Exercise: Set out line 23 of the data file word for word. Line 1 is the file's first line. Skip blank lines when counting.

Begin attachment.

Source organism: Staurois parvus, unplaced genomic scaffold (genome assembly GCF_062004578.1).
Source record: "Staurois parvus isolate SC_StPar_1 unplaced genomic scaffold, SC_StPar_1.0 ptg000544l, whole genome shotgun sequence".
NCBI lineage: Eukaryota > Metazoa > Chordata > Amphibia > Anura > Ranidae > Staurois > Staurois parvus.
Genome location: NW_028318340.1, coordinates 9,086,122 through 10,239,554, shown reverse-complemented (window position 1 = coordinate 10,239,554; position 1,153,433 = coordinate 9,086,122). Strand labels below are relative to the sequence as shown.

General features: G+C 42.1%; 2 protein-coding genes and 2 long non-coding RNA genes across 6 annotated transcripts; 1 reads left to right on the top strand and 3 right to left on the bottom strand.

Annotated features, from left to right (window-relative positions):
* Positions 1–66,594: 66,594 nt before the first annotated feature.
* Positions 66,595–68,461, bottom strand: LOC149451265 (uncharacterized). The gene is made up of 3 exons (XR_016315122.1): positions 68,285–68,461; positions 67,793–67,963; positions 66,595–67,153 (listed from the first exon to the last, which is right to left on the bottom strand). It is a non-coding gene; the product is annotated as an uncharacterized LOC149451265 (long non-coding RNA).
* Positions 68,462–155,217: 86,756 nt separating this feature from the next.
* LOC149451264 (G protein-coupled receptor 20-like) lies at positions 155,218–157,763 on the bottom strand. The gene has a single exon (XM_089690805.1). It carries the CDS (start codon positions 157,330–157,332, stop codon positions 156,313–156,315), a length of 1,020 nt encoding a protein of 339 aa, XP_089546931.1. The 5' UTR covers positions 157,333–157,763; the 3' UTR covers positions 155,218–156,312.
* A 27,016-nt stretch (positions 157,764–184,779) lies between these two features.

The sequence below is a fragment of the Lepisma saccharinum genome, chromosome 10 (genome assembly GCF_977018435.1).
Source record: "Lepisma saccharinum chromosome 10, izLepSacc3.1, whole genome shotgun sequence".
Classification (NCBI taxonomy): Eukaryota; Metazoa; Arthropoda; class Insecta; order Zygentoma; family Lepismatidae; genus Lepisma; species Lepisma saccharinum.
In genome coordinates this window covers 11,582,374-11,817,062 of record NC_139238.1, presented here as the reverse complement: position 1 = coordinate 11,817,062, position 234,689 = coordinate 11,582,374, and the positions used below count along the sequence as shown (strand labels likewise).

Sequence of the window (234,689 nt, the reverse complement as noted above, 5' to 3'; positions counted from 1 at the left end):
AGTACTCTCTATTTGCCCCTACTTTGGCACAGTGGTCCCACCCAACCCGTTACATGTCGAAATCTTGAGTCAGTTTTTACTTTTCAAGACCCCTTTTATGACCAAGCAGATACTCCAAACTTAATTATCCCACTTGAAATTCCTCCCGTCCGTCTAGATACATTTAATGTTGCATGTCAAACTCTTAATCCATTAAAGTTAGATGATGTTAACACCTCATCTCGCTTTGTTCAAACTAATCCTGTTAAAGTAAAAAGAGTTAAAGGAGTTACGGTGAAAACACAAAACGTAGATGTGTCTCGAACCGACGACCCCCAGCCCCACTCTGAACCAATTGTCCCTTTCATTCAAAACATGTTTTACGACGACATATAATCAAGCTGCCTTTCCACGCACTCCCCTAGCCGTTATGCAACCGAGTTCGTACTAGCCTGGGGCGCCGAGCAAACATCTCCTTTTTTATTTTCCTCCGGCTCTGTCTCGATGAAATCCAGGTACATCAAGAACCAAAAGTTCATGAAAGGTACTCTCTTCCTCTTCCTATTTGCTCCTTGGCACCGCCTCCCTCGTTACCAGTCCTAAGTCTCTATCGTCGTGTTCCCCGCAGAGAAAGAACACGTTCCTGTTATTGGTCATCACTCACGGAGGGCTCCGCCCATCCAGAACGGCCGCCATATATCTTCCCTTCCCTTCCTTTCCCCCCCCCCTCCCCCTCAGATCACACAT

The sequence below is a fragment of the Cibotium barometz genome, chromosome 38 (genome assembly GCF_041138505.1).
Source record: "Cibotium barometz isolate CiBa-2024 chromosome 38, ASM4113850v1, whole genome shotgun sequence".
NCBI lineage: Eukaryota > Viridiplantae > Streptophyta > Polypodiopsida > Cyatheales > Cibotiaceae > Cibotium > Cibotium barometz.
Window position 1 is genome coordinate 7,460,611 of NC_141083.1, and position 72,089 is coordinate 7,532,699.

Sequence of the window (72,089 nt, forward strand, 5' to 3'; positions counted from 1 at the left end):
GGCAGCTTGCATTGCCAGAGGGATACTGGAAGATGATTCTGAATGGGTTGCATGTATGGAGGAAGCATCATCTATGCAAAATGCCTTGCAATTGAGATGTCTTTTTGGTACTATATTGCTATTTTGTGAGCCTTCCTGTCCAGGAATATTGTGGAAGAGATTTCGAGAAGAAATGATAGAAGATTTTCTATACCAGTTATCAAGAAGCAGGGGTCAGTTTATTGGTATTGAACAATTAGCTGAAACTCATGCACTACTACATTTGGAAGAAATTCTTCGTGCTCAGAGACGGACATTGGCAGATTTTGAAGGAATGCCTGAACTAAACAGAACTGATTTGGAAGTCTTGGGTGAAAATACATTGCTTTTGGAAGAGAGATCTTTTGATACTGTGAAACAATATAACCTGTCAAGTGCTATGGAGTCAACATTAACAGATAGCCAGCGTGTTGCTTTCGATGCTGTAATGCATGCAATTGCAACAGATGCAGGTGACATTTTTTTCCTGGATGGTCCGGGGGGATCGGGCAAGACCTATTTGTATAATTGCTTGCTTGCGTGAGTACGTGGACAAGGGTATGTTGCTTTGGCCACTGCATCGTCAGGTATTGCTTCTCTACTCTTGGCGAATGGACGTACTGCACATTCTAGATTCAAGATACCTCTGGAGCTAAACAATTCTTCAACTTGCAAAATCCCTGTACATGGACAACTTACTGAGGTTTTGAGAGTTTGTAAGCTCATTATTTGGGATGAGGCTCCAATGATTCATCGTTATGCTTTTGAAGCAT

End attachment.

GGCAGCTTGCATTGCCAGAGGGATACTGGAAGATGATTCTGAATGGGTTGCATGTATGGAGGAAGCATCATCTATGCAAAATGCCTTGCAATTGAGATGTCTTTTTGGTACTATATTGCTATTTTGTGAGCCTTCCTGTCCAGGAATATTGTGGAAGAGATTTCGAGAAGAAATGATAGAAGATTTTCTATACCAGTTATCAAGAAGCAGGGGTCAGTTTATTGGTATTGAACAATTAGCTGAAACTCATGCACTACTACATTTGGAAGAAATTCTTCGTGCTCAGAGACGGACATTGGCAGATTTTGAAGGAATGCCTGAACTAAACAGAACTGATTTGGAAGTCTTGGGTGAAAATACATTGCTTTTGGAAGAGAGATCTTTTGATACTGTGAAACAATATAACCTGTCAAGTGCTATGGAGTCAACATTAACAGATAGCCAGCGTGTTGCTTTCGATGCTGTAATGCATGCAATTGCAACAGATGCAGGTGACATTTTTTTCCTGGATGGTCCGGGGGGATCGGGCAAGACCTATTTGTATAATTGCTTGCTTGCGTGAGTACGTGGACAAGGGTATGTTGCTTTGGCCACTGCATCGTCAGGTATTGCTTCTCTACTCTTGGCGAATGGACGTACTGCACATTCTAGATTCAAGATACCTCTGGAGCTAAACAATTCTTCAACTTGCAAAATCCCTGTACATGGACAACTTACTGAGGTTTTGAGAGTTTGTAAGCTCATTATTTGGGATGAGGCTCCAATGATTCATCGTTATGCTTTTGAAGCAT